Risk of Exposure
Ebola viruses are found in several African countries. Ebola was first discovered in 1976 near the Ebola River in what is now the Democratic Republic of the Congo. Since then, outbreaks of Ebola among humans have appeared sporadically in Africa.
Healthcare providers caring for Ebola patients and family and friends in close contact with Ebola patients are at the highest risk of getting sick because they may come in contact with infected blood or body fluids. Ebola also can be spread through direct contact with objects (like clothes, bedding, needles, syringes/sharps or medical equipment) that have been contaminated with infected body fluids. Additionally, people can become sick with Ebola after coming in contact with infected wildlife. For example, in Africa, Ebola may spread as a result of handling bushmeat (wild animals hunted for food) and contact with infected bats.
Ebola virus has been found in the semen of some men who have recovered from Ebola. It is possible that Ebola could be spread through sex. Until more information is known, people should avoid contact with semen from a male survivor. If male survivors have sex (oral, vaginal, or anal sex), a condom should be used correctly and consistently every time. The risk of getting Ebola from semen is considered to be very low and likely decreases over time. CDC and other public health partners are continuing to study Ebola transmission and will share what is known as it becomes available.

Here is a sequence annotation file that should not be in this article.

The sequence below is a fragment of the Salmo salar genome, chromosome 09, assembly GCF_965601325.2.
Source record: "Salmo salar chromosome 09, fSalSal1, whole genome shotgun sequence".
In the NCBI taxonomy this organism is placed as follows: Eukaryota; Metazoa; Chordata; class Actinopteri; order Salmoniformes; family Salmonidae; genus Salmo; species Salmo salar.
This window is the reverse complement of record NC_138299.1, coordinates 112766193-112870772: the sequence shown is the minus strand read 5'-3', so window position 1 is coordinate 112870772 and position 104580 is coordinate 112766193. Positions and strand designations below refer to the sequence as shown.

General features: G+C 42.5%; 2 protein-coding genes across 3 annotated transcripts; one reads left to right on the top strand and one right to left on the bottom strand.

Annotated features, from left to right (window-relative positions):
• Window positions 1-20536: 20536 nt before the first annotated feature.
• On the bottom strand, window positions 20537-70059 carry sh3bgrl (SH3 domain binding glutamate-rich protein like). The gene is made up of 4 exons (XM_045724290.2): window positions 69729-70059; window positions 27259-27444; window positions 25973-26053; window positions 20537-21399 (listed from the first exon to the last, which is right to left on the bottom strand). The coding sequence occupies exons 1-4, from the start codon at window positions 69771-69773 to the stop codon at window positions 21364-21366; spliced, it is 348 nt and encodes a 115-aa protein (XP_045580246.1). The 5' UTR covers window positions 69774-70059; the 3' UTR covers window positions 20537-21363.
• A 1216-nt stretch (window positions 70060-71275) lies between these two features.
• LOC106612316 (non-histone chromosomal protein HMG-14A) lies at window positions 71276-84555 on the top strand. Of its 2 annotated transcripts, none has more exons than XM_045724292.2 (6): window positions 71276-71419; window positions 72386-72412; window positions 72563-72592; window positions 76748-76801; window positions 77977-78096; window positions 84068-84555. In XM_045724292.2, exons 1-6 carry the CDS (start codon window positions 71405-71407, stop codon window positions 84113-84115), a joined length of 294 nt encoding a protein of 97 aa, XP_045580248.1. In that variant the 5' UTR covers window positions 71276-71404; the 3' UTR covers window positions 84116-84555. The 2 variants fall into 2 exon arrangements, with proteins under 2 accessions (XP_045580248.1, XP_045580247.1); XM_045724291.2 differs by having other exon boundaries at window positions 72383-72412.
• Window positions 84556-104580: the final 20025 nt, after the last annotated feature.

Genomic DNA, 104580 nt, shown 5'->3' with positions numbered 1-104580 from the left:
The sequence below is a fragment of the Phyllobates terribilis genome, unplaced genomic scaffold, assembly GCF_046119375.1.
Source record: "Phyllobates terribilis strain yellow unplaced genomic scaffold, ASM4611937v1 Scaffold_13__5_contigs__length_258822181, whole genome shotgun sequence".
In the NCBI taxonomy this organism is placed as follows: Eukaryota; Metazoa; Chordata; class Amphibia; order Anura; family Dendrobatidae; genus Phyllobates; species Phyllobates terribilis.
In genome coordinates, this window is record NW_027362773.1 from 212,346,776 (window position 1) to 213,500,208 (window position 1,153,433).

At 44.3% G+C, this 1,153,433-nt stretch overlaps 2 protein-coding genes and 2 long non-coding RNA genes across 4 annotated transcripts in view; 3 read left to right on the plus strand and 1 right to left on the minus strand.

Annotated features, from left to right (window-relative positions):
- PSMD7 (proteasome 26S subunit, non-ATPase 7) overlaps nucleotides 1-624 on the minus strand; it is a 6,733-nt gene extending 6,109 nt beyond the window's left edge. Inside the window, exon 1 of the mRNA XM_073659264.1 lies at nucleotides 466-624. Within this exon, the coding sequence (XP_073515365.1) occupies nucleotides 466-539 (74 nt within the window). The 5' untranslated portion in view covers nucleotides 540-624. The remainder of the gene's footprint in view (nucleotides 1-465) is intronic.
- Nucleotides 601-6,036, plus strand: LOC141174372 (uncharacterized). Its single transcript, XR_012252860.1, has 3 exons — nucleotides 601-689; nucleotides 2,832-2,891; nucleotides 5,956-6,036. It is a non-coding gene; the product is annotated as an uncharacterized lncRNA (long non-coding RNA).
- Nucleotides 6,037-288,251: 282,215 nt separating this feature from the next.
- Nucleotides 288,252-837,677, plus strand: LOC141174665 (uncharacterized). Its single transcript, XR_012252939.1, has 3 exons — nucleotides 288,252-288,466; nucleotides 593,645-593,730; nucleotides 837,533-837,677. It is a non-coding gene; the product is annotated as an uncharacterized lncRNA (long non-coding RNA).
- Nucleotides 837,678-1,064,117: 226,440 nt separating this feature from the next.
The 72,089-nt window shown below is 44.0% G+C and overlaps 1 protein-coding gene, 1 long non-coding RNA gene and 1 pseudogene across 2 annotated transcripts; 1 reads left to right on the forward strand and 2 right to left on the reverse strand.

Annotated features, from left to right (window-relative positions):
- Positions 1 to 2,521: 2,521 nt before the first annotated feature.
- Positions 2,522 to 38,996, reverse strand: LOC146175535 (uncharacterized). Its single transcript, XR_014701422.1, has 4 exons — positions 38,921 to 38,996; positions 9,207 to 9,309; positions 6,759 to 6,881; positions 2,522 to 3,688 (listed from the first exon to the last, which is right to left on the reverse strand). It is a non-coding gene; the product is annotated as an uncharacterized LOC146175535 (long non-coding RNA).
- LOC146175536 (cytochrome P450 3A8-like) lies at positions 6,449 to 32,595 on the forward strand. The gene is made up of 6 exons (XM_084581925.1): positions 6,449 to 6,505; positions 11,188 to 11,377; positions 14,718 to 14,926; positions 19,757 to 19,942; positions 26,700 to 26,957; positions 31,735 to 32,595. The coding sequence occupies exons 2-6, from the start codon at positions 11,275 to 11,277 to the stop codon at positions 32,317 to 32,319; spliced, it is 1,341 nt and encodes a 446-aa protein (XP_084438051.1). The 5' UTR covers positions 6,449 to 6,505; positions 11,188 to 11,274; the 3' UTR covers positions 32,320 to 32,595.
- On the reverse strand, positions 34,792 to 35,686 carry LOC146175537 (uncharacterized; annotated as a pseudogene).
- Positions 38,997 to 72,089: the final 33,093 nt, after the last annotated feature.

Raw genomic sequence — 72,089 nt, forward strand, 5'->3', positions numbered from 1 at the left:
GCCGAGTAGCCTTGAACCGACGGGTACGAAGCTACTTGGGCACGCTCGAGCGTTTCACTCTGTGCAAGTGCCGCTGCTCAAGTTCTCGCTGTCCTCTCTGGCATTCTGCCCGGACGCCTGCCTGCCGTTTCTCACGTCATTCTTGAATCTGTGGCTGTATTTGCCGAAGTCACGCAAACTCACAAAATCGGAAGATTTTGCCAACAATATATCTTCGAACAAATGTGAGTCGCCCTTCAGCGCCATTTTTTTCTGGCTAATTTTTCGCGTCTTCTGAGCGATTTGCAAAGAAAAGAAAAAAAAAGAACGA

Past Ebola Outbreaks
Past Ebola outbreaks have occurred in the following countries:
- Democratic Republic of the Congo (DRC)
- South Sudan
- Ivory Coast
- Republic of the Congo (ROC)
- South Africa (imported)
Current Ebola Outbreak in West Africa
The 2014 Ebola epidemic is the largest in history and is affecting multiple countries in West Africa. Two imported cases, including one death, and two locally acquired cases in healthcare workers have been reported in the United States.
- Questions and Answers on the 2014 West Africa Ebola Outbreak
- Infection Prevention and Control Recommendations for Hospitalized Patients with Known or Suspected Ebola Virus Disease in U.S. Hospitals
- Interim U.S. Guidance for Monitoring and Movement of Persons with Potential Ebola Virus Exposure
- Think Ebola
- Tools for Protecting Healthcare Personnel
- Infection Prevention and Control Recommendations for Hospitalized Patients Under Investigation (PUIs) for Ebola Virus Disease (EVD) in U.S. Hospitals
- Page last reviewed: April 25, 2015
- Page last updated: April 25, 2015
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